PLAGUE take the dull and dusty town,
Its paved and sordid mazes,
Now Spring has trimmed her pretty gown
With buttercups and daisies!
I WILL not wake you, dear; no tears shall creep
To chill the still bed where you lie asleep;
No cry, no word, shall break the sanctity
Sunrise is in your eyes, and in your heart
The hope and bright desire of morn and May.
My eyes are full of shadow, and my part
Among his books he sits all day
To think and read and write;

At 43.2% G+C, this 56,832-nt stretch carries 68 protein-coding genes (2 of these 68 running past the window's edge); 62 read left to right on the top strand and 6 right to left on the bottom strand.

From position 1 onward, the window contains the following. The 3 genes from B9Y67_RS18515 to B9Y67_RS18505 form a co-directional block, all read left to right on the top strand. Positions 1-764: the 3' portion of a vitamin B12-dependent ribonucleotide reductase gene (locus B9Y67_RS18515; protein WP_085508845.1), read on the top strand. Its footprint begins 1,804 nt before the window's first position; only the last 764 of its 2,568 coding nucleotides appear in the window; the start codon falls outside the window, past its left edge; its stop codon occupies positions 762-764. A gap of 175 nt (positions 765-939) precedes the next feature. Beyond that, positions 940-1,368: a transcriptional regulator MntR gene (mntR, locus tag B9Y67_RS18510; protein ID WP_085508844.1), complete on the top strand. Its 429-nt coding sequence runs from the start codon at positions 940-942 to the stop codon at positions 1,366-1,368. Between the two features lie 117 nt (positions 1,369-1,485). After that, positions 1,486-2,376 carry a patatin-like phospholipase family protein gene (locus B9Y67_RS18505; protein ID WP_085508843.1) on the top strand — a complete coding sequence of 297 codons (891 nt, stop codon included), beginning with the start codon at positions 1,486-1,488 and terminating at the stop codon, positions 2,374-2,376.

He does not smell the new-mown hay,
The roses red and white.
The Silver Birch is a dainty lady,
She wears a satin gown;
The South is a dream of flowers
With a jewel for sky and sea,
Rose-crowns for the dancing hours,
Gold fruits upon every tree;
FAREWELL! How soon unmeasured distance rolls
Its leaden clouds between our parted souls!
How little to each other now are we--
My window, framed in pear-tree bloom,
White-curtained shone, and softly lighted:
So, by the pear-tree, to my room
Your ghost last night climbed uninvited.
The snow is white on wood and wold,
The wind is in the firs,
So dead my heart is with the cold,
No pulse within it stirs,